The importance of living wage has been recognized for centuries, and it was recently encapsulated in the UN Sustainable Development Goals.
However, despite the historical interest in the topic, action toward implementation has rarely proven to be concrete. Fortunately, at the moment, there is a resurgence of interest in living wage.
The Global Living Wage Coalition (GLWC) emerged in 2013 to make the rhetoric of understanding and the moving toward living wage a global reality. The GLWC brings together seven sustainability standards systems, in partnership with the ISEAL Alliance and Richard and Martha Anker. The GLWC pulled together these members and partners under the shared mission to see continuous improvements in workers’ wages, in farms, factories, and supply chains, while participating in their respective certification systems and beyond. The long-term goal of the coalition is for workers to be paid a living wage.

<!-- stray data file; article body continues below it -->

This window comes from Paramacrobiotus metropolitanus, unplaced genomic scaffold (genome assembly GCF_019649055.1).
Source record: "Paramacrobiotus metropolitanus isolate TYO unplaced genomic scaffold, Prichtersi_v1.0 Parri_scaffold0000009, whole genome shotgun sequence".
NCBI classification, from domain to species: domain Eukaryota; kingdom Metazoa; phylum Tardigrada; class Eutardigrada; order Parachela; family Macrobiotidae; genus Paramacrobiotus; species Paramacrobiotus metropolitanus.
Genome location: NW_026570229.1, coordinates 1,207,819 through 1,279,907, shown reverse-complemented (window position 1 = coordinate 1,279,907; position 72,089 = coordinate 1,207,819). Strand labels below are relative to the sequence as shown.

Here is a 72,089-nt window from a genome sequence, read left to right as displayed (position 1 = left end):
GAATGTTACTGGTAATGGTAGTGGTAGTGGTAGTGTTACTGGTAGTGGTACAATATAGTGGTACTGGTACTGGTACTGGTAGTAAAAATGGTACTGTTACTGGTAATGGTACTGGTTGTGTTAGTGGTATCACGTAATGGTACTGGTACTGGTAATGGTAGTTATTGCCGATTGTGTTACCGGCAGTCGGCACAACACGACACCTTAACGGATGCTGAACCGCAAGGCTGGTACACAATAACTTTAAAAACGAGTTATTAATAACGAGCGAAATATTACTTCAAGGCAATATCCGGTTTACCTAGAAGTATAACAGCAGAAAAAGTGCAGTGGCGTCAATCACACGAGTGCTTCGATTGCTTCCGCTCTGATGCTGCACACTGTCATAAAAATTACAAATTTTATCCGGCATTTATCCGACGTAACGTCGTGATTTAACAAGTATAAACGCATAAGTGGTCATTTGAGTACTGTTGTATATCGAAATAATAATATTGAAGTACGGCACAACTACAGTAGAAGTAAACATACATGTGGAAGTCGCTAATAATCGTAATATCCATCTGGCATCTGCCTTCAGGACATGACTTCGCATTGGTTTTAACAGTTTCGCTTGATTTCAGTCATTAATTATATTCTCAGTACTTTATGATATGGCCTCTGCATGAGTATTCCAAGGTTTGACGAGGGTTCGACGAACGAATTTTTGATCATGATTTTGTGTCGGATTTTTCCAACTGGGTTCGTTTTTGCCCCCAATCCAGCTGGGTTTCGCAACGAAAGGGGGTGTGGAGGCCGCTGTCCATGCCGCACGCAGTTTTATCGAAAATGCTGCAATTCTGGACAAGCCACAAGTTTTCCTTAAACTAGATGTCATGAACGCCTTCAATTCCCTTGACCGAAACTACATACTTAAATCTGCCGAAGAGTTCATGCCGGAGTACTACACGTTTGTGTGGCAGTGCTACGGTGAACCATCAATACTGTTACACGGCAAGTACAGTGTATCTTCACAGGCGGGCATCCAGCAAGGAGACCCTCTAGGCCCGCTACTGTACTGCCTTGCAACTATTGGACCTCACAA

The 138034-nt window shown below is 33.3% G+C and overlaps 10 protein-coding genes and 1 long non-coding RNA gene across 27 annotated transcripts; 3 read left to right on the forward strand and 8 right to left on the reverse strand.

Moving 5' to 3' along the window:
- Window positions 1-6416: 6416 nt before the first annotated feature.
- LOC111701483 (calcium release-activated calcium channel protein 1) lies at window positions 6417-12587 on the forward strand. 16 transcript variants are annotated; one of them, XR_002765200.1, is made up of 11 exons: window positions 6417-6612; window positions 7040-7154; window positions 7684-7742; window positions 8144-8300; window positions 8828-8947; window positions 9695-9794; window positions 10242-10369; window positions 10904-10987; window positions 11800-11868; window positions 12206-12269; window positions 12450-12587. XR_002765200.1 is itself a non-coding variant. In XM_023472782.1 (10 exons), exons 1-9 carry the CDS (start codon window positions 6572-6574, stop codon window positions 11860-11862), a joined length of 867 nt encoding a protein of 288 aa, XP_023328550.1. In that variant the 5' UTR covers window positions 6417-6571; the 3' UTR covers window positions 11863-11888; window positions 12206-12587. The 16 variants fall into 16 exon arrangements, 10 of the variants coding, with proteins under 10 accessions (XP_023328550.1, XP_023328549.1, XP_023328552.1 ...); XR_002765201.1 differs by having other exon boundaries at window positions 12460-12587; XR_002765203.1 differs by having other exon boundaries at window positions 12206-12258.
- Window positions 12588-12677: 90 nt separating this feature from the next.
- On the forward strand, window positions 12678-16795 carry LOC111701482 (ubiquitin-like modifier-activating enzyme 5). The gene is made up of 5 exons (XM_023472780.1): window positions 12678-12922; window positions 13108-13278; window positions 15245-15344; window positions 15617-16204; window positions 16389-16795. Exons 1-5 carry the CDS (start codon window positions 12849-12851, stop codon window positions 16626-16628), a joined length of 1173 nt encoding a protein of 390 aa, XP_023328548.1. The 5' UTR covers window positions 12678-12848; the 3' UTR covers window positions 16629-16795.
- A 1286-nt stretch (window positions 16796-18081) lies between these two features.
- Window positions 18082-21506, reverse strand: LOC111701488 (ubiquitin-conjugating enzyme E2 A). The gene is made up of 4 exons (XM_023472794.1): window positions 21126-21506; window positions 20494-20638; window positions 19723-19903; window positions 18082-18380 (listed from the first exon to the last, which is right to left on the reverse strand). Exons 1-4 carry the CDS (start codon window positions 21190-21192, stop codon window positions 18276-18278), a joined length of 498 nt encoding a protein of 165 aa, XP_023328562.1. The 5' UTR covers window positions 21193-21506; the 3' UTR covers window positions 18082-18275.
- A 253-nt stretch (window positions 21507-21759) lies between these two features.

The IPS research study estimated a living wage for the estate workers in the tea plantation industry in Sri Lanka in December 2015, using the Anker methodology. The methodology estimated the per capita cost of a basic, but decent, quality life style, which includes food, housing, clothing and footwear, health and education, other essential costs and unforeseen contingencies. This benchmark was compared with the prevailing wages in the tea industry.
The main objective of this half-day workshop is to share the findings of the study with a wide range of stakeholders that include policy makers, plantation companies, trade unions, civil society, researchers and academia. This event will take place on August 24, from 9:30a.m to 01:40p.m at the Auditorium of the Institute of Policy Studies of Sri Lanka.